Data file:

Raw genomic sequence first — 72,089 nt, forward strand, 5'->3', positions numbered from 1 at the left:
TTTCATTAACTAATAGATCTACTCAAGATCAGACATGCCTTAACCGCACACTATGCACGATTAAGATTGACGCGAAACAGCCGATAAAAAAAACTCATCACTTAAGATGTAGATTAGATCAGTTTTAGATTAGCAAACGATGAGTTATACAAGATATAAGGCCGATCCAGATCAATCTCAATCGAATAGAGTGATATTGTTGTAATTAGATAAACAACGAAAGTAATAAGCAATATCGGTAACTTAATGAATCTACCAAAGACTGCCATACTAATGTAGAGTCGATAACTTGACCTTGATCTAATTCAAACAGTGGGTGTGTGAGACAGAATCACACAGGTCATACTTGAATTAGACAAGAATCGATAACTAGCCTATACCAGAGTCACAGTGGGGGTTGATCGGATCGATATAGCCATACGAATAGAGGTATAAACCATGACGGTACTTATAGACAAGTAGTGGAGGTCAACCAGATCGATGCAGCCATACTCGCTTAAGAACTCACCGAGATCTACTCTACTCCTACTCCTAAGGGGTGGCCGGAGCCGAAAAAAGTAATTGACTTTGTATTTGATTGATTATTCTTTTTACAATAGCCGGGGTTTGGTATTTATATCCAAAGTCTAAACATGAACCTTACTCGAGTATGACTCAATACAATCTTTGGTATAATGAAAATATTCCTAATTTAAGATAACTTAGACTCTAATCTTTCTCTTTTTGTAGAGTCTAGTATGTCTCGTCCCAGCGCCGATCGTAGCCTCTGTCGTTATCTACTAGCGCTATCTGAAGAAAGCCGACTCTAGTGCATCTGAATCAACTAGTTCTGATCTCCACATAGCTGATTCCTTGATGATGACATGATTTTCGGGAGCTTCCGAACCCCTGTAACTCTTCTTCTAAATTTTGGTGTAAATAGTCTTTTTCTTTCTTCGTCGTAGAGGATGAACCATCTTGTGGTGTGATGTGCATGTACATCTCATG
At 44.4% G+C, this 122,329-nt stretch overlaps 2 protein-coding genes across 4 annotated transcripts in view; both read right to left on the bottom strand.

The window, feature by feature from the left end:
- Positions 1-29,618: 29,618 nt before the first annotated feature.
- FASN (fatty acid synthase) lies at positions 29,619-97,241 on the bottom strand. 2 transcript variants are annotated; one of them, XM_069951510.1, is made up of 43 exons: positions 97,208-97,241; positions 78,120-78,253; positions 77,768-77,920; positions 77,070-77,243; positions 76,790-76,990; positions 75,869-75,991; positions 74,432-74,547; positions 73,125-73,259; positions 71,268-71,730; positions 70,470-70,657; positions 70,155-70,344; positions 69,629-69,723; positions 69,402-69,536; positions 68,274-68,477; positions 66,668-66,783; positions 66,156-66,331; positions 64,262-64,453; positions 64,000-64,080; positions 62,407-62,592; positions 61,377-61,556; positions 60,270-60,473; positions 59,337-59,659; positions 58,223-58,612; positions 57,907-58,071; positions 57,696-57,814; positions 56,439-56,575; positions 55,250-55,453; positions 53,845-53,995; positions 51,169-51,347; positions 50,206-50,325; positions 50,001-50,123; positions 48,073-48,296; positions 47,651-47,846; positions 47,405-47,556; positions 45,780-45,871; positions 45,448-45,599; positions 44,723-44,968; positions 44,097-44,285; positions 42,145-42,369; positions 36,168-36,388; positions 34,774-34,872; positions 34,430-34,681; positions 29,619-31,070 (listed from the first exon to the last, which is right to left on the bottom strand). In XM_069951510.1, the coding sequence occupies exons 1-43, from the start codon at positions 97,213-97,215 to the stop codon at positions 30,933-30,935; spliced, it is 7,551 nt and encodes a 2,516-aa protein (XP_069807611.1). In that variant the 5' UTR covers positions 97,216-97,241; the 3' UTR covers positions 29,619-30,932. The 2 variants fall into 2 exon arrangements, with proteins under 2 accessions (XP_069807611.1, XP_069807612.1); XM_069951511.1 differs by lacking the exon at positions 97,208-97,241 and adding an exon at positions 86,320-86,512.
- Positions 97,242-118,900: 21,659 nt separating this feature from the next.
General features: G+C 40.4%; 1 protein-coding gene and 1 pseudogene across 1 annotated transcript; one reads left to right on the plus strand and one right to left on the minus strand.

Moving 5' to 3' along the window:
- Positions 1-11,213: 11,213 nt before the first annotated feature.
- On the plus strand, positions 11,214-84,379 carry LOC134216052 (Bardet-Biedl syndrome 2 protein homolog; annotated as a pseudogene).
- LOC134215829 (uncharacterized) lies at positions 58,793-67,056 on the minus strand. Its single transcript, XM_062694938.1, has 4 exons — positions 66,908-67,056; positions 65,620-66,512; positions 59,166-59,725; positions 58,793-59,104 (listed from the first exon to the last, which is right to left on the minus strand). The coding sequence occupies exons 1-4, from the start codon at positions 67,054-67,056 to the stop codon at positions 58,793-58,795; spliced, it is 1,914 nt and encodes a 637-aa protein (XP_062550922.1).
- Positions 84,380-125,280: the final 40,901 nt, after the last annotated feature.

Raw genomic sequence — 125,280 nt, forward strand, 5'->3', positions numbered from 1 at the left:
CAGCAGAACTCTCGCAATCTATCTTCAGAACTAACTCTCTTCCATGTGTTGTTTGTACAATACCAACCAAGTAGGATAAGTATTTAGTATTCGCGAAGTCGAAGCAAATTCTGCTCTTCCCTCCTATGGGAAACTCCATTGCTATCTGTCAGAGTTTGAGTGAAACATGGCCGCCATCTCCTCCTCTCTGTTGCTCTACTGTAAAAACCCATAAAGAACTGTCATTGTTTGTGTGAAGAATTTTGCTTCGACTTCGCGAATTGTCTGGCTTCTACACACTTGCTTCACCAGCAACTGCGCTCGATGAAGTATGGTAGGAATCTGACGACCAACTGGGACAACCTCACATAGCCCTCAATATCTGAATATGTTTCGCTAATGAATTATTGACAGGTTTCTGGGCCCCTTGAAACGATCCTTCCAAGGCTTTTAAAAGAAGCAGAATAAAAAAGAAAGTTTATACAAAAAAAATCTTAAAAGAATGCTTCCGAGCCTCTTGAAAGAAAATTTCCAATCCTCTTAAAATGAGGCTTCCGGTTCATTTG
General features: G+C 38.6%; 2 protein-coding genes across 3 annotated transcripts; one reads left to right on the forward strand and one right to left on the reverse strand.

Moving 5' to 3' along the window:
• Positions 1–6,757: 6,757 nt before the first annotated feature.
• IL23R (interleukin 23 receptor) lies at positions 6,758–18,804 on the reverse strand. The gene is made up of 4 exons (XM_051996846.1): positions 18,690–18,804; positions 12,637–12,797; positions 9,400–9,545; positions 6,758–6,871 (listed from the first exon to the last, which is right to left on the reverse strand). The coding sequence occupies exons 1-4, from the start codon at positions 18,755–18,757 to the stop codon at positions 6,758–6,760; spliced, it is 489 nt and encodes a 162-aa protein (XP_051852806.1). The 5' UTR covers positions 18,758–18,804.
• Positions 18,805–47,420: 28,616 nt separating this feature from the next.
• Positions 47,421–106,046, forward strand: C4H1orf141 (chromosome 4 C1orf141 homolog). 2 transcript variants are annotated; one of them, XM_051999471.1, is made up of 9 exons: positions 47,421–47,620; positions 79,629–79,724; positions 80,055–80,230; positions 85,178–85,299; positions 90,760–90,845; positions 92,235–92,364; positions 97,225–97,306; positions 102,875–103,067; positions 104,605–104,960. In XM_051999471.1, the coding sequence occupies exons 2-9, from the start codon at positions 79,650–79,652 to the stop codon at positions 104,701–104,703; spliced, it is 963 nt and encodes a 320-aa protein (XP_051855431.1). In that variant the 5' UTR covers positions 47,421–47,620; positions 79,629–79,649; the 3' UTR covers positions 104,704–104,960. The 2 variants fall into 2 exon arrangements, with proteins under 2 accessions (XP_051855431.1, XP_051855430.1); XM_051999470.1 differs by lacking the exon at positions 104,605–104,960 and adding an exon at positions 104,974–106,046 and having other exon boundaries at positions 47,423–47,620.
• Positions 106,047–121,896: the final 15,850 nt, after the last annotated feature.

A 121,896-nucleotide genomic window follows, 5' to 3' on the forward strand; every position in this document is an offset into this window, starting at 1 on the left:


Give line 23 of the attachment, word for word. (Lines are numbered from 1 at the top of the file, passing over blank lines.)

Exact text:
A 121,896-nucleotide genomic window follows, 5' to 3' on the forward strand; every position in this document is an offset into this window, starting at 1 on the left: